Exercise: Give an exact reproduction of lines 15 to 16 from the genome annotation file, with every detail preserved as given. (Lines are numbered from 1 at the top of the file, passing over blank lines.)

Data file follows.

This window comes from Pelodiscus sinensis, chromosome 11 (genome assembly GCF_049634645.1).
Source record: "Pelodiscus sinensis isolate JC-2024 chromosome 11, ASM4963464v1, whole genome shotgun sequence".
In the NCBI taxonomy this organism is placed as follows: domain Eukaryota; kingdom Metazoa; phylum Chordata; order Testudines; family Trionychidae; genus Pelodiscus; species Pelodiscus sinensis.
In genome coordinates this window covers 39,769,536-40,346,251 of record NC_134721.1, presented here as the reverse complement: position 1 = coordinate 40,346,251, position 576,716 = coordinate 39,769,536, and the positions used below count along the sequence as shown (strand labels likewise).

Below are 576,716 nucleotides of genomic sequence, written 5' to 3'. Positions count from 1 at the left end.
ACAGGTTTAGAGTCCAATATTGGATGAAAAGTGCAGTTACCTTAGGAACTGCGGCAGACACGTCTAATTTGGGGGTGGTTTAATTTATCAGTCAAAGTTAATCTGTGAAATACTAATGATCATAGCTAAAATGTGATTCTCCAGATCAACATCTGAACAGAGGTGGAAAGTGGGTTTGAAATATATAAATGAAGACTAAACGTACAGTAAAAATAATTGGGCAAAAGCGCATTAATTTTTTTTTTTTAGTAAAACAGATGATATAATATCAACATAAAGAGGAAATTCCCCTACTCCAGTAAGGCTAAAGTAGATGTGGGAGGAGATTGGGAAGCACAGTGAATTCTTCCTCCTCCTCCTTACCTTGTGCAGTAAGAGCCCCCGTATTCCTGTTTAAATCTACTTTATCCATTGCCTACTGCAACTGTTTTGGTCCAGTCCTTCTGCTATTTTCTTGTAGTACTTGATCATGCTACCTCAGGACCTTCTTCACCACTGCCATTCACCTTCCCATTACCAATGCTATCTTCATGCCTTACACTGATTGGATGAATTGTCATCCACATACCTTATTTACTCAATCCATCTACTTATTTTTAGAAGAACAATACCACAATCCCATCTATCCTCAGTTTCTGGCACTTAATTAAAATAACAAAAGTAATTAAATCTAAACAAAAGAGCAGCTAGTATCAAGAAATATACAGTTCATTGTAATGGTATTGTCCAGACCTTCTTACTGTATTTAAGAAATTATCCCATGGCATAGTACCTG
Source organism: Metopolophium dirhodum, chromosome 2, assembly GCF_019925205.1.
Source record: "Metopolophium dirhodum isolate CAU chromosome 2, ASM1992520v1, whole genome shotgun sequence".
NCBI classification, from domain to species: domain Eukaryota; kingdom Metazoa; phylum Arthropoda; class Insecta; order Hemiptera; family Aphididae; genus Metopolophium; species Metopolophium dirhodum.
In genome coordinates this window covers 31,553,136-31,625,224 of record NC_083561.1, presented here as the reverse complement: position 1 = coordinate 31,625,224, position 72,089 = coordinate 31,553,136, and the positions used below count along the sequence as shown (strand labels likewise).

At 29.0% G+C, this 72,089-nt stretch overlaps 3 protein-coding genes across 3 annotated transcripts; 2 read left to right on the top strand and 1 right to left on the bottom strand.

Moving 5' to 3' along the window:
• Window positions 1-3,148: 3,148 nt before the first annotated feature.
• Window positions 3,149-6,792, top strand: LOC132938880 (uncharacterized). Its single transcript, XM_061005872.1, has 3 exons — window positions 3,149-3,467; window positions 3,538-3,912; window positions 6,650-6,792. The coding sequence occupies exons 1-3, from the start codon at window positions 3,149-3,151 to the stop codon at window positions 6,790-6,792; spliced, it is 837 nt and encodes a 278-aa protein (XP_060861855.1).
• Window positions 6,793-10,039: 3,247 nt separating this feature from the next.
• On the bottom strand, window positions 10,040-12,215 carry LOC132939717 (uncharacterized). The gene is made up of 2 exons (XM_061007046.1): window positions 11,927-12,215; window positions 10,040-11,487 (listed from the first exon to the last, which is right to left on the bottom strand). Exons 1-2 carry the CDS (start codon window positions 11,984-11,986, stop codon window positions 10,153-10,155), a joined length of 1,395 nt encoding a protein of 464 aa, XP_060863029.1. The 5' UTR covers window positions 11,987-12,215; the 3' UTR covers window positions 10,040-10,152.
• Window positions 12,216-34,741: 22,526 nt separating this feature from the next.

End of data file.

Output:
• Window positions 6,793-10,039: 3,247 nt separating this feature from the next.
• On the bottom strand, window positions 10,040-12,215 carry LOC132939717 (uncharacterized). The gene is made up of 2 exons (XM_061007046.1): window positions 11,927-12,215; window positions 10,040-11,487 (listed from the first exon to the last, which is right to left on the bottom strand). Exons 1-2 carry the CDS (start codon window positions 11,984-11,986, stop codon window positions 10,153-10,155), a joined length of 1,395 nt encoding a protein of 464 aa, XP_060863029.1. The 5' UTR covers window positions 11,987-12,215; the 3' UTR covers window positions 10,040-10,152.